Steinar Stapnes considers the past, present and future of CERN’s proposed Compact Linear Collider.
There is an increasing consensus that the next large accelerator after the LHC should be an electron–positron collider. Several proposals are on the table, circular and linear. Around 75 collaborating institutes worldwide are involved in the CERN-hosted studies for the Compact Linear Collider (CLIC), which offers a long-term and flexible physics programme that is able to react to discoveries and technological developments.
The 11 km-long initial stage of CLIC is proposed for operation at a centre-of-mass energy of 380 GeV, providing a rich programme of precision Higgs-boson and top-quark measurements that reach well beyond the projections for the high-luminosity LHC. From a technical point of view, operation of the initial stage by around 2035 is possible, with a cost of approximately 5.9 billion Swiss francs. This is similar to the cost of the LHC and of the proposed International Linear Collider in Japan, and considerably less than that of future circular lepton colliders.
Extensions beyond the initial CLIC energy into the multi-TeV regime allow much improved precision on Standard Model (SM) measurements and greater reach for physics beyond the SM, with upgrade costs of 5 (to 1.5 TeV) and 7 billion Swiss francs (to 3 TeV) for the two further stages. A key part of the CLIC study has been the physics and detector studies showing that beam-induced backgrounds can indeed be mitigated, compatible with the clean experimental conditions expected in electron–positron colliders.
The question of what follows after the initial stage of a linear electron–positron collider is premature to answer. It is crucial to choose the most flexible approach now, and to develop technically mature and affordable options, encouraging a broad and exciting R&D programme. The option of expanding CLIC from its initial phase is already built into its staging scheme. Novel acceleration technologies can potentially push linear colliders even further in energy, although significantly more work is needed on beam qualities and energy efficiency for such options. High-energy proton and muon colliders are also potential future directions that need to be developed. While for protons the challenges are related to magnet performance, collider size and costs, for muons the technical design concepts need to mature and the radiation and experimental conditions need to be better understood.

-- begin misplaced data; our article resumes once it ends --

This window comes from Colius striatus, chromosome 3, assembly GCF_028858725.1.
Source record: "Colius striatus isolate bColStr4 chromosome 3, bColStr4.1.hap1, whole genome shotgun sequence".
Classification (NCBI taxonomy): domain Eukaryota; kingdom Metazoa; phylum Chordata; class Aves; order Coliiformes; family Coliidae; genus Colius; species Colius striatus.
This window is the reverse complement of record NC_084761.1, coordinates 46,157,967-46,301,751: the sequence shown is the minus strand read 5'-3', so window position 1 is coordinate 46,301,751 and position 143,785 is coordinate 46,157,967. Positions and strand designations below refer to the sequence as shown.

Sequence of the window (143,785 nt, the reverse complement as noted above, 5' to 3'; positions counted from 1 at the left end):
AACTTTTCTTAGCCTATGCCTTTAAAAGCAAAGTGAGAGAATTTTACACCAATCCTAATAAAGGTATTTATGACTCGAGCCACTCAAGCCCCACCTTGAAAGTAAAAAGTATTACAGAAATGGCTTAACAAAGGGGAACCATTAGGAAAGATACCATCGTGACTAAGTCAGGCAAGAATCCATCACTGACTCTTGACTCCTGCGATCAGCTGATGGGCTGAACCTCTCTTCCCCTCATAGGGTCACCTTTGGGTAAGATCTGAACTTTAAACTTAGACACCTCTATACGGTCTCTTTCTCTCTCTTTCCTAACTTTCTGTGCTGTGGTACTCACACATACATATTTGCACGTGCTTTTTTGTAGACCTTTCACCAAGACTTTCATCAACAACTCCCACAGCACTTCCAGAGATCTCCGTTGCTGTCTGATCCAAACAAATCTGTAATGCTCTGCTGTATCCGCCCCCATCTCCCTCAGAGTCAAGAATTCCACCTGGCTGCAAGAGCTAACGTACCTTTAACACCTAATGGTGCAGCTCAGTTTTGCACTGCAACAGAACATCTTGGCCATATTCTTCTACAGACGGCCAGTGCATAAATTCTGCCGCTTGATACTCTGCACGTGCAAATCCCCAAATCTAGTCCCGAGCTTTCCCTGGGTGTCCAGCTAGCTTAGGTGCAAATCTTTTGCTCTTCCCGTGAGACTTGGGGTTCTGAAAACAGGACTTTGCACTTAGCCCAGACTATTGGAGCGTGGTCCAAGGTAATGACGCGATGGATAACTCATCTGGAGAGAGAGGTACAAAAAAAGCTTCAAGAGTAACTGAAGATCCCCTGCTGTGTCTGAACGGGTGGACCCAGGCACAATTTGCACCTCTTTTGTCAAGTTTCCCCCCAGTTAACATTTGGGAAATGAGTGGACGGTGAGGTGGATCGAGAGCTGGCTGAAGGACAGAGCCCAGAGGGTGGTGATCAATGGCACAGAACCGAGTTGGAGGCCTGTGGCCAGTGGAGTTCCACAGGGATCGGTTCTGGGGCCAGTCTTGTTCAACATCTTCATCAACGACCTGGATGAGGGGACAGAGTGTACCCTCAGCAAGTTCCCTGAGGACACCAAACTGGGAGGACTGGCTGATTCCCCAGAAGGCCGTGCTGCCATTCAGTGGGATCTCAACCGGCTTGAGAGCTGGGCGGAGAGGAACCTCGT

CLIC offers a unique combination of precision and energy reach, and has a long history dating back to around 1985. At that time, the LEP tunnel was under construction and the first LHC workshop had just taken place. The motivation then was to move well beyond the W- and Z-boson studies foreseen at LEP to search for and study the top quark, Higgs boson and possible supersymmetric particles in a mass range from hundreds of GeV to several TeV. After the top-quark discovery at Fermilab and Higgs-boson discovery at CERN, we know that CLIC can do exactly that – even though the search arena for new physics is much more open than considered at that time.
High-energy electron–positron collisions, together with proton–proton or proton–antiproton collisions, have been a successful formula for progress in particle physics for half a century. Increasing the energy and luminosity of such machines is challenging. CLIC’s drive-beam concept was instrumental in providing a credible and scalable powering option at multi-TeV energies. A cost optimisation combined with the practical need of radio-frequency (RF) power units for R&D and testing led to the present normal-conducting 12 GHz “X-band” accelerating structures with an accelerating gradient of up to 100 MV/m. In parallel, CLIC’s energy use at 380 GeV has been scrutinised to keep it well below CERN’s annual consumption today, and less than 50% of the estimation for a future circular electron–positron collider.
The question of what follows after the initial stage of a linear electron–positron collider is premature to answer
The next steps needed for CLIC are clear. The project-implementation plan foresees a five-year preparation phase prior to construction, which is envisaged to start by 2026. The preparation phase would focus on further design optimisation and technical and industrial development of critical parts of the accelerator. System verification in free-electron-laser linacs and low-emittance rings will be increasingly important for performance studies, while civil engineering and infrastructure preparation will become progressively more detailed, in parallel with an environmental impact study. Detector preparation will need to be scaled up, too.
The increasing use of X-band technology – either as the main RF acceleration for CLIC or for compact test facilities, light sources, medical accelerators or low-energy particle physics studies – provides new collaborative opportunities towards a technical design report for the CLIC accelerator.
It is for the broader particle-physics community and CERN to decide whether CLIC proceeds. We are therefore eagerly looking forward to the conclusion of the European strategy process next year. For now, it is important to communicate how CLIC-380 can be implemented rapidly involving many collaborative partners, and at the same time provide unique and timely opportunities for R&D to keep future options open.